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Alma’s Not Normal review – TV comedy at its rudest and most fabulous

·4-min read

Earlier this year, the pilot for Alma’s Not Normal (BBC Two) won a Bafta for its creator, writer and star Sophie Willan, who promptly went viral for running around a farmyard in her fancy gown, screaming in rapturous celebration. If there is any justice, the series proper will give Willan, who based some parts of this on her own life, plenty of opportunities for a repeat performance. It is a breath of fresh air, a resolutely British, properly northern, grownup comedy that manages to turn its bleak-on-paper subject matter into a rude, witty and audacious show.

At first, it is the rudeness that stands out most. It is as loud and brash as Alma’s collection of neon-pink furry coats. The whole thing is on BBC iPlayer if, like me, you are unable to resist gobbling it up in one go, but in the latest episode in the TV run Alma weighs up the pros and cons of a job as a “sandwich artist” in an unbearable shop, or the more lucrative option of sex work. “Becoming a prostitute is the world’s worst rebound,” says her best mate, Leanne, as she waves a phallic object in her face, scoldingly.

But Alma is a dreamer – and this does a beautiful job of balancing her fantastical notions of what life could be with the realities. Leanne is judgmental about Alma’s new career prospects and, throughout the series, it causes friction between them that feels frank and honest. (“Why do people always psychoanalyse sex workers and ask how empowered they are?” counters Alma, later, after Leanne has called the job “seedy and gross”.)

If this makes it sound weighty, that is because it is – but also it isn’t, because it is very silly, too. Willan is deft enough to take emotionally taxing storylines and mine them for big laughs without making light of them. It is consistently impressive. Alma’s mother, Lin, is an addict who was unable to look after her daughter, meaning Alma grew up between her outrageous animal-print-loving grandma, Joan, and the care system. She calls herself “the baby in Trainspotting, if she’d lived”.

Although it is practically allergic to sentimentality, the series digs deeper as it goes on. Alma is offered an opportunity that relies on her being care-experienced – and confronting her childhood sends her into a spiral. Her relationship with her deadweight ex-boyfriend is casual until it isn’t; eventually, we see behind the curtain of his cruelty. Sex work has its ups and predictable downs. Her relationship with Lin, and with the system Lin is stuck in for life, is a labyrinthine mess of bad and worse options – she has “had more social workers than crack pipes”, says Alma. Nothing is sugar-coated and no opportunity for a punchline missed.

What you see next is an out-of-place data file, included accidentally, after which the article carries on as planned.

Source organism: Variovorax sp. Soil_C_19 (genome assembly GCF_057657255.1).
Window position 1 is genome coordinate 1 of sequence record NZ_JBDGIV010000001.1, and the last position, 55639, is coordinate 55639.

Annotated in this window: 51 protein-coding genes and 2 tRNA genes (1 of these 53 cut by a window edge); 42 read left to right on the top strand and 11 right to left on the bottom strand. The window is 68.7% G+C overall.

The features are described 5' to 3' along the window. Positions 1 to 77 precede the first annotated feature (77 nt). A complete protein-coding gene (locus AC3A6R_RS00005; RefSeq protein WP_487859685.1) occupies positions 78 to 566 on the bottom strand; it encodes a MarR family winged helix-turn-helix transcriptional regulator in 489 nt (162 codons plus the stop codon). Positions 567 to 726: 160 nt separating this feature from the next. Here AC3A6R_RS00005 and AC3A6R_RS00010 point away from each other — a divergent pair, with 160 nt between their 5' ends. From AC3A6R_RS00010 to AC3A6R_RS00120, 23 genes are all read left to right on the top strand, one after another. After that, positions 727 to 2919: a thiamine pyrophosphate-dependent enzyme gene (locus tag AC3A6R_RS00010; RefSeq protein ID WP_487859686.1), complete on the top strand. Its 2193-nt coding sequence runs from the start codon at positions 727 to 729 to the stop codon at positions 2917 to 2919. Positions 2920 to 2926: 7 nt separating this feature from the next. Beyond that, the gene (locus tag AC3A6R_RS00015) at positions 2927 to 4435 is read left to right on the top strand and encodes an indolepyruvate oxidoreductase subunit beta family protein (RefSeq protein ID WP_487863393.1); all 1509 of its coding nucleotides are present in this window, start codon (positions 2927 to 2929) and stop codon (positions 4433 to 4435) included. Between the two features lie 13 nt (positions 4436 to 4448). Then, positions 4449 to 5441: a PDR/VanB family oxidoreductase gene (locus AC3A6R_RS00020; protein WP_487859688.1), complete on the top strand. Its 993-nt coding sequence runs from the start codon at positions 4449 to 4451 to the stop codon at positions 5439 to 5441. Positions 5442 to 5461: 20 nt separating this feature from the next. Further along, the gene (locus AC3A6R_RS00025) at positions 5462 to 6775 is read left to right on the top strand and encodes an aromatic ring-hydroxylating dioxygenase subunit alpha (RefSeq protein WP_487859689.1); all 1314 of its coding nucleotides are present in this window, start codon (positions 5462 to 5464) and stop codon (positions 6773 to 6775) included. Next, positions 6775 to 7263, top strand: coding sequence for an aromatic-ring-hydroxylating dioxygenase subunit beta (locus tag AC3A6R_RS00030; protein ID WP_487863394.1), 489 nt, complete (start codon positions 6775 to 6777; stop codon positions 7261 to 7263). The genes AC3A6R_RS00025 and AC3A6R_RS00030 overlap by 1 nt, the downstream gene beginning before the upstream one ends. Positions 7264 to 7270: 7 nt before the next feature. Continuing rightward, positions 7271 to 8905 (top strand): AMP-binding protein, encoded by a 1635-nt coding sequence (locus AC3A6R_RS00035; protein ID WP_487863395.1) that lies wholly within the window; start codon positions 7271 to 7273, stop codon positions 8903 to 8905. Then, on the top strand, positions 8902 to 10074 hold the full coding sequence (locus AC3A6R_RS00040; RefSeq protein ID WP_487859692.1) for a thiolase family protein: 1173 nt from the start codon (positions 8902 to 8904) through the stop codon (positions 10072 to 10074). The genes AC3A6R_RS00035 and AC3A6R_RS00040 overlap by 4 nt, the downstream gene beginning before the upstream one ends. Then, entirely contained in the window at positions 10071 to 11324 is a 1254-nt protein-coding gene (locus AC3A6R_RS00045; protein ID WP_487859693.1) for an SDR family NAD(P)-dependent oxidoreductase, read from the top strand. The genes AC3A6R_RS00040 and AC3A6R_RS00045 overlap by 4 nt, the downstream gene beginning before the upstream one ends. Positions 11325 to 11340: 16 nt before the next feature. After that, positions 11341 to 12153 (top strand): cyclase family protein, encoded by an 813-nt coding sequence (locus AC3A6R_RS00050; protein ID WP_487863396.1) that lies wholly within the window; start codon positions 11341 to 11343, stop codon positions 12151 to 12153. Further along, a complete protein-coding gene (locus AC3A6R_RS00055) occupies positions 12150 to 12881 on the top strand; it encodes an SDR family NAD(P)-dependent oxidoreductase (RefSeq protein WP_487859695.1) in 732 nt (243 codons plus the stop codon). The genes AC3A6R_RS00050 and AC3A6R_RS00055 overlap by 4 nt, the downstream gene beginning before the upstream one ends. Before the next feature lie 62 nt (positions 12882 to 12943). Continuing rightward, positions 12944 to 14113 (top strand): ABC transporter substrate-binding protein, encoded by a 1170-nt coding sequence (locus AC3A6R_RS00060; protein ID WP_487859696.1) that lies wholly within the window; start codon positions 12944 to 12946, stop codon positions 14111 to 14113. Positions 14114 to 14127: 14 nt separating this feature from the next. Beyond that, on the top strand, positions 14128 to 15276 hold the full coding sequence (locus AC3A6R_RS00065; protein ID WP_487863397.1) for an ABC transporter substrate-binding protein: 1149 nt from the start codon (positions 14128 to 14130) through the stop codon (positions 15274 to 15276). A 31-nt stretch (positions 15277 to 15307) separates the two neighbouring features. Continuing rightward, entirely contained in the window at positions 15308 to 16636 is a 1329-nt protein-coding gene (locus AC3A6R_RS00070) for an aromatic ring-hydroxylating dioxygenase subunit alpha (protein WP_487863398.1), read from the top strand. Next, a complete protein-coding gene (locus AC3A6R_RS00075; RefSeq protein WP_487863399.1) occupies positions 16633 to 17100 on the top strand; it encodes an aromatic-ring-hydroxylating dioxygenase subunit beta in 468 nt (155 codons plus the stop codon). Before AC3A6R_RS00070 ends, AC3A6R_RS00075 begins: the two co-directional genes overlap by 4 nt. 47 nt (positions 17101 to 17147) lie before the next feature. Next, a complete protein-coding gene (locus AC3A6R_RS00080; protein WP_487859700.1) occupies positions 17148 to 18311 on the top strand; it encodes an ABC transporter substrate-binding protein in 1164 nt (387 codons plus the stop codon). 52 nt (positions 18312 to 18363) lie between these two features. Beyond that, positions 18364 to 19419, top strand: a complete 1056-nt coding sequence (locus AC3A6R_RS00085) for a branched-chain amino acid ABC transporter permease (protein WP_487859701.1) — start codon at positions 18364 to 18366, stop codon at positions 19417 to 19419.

Related: ‘I went to school drunk in a bikini’: how Sophie Willan turned her chaotic life into sitcom gold

Perhaps calling them punchlines isn’t quite right. One of Alma’s ambitions is to become the new Julie Walters (or Bolton’s Marilyn Monroe) and there is a keen observational streak à la Victoria Wood that makes the writing sing. She describes an experience with a client who has particularly pungent breath as “like having sex with a pub that’s been on a long walk”. The corporate horrors of the sandwich chain, complete with a baby-voiced boss and a childlike ratings system for good and bad behaviour, will ring true for anyone who has endured the horrors of a minimum-wage motivational talk from an over-eager manager.

These are punchy jokes; I would love to know what those who fret about snowflakes ruining comedy, such as the UK’s new culture secretary, would make of it. This seems robust and forthright to me – comedy appears to be in safe hands.

The cast is, as Alma might say, fabulous. Siobhan Finneran is magnificent as the fragile, damaged Lin; a skilled combination of writing and performance makes Lin sympathetic and frustrating, as well as ridiculous and funny. Lorraine Ashbourne is her equal as the sexually emancipated “90s feminist” Joan, whose success on Tinder is a wonder to behold. The presenter and comedian Jayde Adams is a revelation as Leanne, whose exotic Bristolian accent and sexual confidence make her the catch of Bolton. It is a wonderful ensemble.

There is a touch of The Royle Family here, in the brief appearances of Alma’s ex-boyfriend’s mother and in the bickering with nosy neighbour Sandra, who gets short shrift from Joan. But, in truth, Willan has arrived with a distinctive and invigorating voice of her own. “I always thought: if I can’t be normal, I’ll at least be fabulous,” says Alma. She has nothing to worry about on that front.

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